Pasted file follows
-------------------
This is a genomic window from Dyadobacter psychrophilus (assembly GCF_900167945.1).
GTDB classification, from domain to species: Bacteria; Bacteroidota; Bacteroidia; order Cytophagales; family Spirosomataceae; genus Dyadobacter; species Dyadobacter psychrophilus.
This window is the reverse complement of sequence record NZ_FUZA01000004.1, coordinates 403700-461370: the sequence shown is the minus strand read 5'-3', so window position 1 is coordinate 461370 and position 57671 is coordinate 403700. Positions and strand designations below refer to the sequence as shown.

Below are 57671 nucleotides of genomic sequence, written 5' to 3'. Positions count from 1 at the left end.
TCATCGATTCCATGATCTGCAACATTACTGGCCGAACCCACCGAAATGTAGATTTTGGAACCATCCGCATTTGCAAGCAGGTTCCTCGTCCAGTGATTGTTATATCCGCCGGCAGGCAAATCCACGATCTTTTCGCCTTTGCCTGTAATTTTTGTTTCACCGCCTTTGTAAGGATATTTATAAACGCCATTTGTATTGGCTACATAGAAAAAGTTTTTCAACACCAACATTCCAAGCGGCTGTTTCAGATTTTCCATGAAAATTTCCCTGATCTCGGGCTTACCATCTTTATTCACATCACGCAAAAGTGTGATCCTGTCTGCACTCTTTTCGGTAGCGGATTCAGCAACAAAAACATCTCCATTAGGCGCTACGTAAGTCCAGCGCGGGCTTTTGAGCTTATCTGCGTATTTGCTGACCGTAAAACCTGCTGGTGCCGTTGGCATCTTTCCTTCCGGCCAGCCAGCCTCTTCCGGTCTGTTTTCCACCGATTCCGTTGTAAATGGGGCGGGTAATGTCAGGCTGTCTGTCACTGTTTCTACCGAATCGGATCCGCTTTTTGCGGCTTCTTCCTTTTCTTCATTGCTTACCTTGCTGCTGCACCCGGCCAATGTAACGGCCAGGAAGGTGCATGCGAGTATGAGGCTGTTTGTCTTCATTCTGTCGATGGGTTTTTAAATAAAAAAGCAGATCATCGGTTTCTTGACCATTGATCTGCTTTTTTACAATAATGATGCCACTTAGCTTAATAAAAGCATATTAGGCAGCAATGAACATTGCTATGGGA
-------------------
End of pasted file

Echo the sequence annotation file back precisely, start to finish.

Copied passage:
This is a genomic window from Dyadobacter psychrophilus (assembly GCF_900167945.1).
GTDB classification, from domain to species: Bacteria; Bacteroidota; Bacteroidia; order Cytophagales; family Spirosomataceae; genus Dyadobacter; species Dyadobacter psychrophilus.
This window is the reverse complement of sequence record NZ_FUZA01000004.1, coordinates 403700-461370: the sequence shown is the minus strand read 5'-3', so window position 1 is coordinate 461370 and position 57671 is coordinate 403700. Positions and strand designations below refer to the sequence as shown.

Below are 57671 nucleotides of genomic sequence, written 5' to 3'. Positions count from 1 at the left end.
TCATCGATTCCATGATCTGCAACATTACTGGCCGAACCCACCGAAATGTAGATTTTGGAACCATCCGCATTTGCAAGCAGGTTCCTCGTCCAGTGATTGTTATATCCGCCGGCAGGCAAATCCACGATCTTTTCGCCTTTGCCTGTAATTTTTGTTTCACCGCCTTTGTAAGGATATTTATAAACGCCATTTGTATTGGCTACATAGAAAAAGTTTTTCAACACCAACATTCCAAGCGGCTGTTTCAGATTTTCCATGAAAATTTCCCTGATCTCGGGCTTACCATCTTTATTCACATCACGCAAAAGTGTGATCCTGTCTGCACTCTTTTCGGTAGCGGATTCAGCAACAAAAACATCTCCATTAGGCGCTACGTAAGTCCAGCGCGGGCTTTTGAGCTTATCTGCGTATTTGCTGACCGTAAAACCTGCTGGTGCCGTTGGCATCTTTCCTTCCGGCCAGCCAGCCTCTTCCGGTCTGTTTTCCACCGATTCCGTTGTAAATGGGGCGGGTAATGTCAGGCTGTCTGTCACTGTTTCTACCGAATCGGATCCGCTTTTTGCGGCTTCTTCCTTTTCTTCATTGCTTACCTTGCTGCTGCACCCGGCCAATGTAACGGCCAGGAAGGTGCATGCGAGTATGAGGCTGTTTGTCTTCATTCTGTCGATGGGTTTTTAAATAAAAAAGCAGATCATCGGTTTCTTGACCATTGATCTGCTTTTTTACAATAATGATGCCACTTAGCTTAATAAAAGCATATTAGGCAGCAATGAACATTGCTATGGGA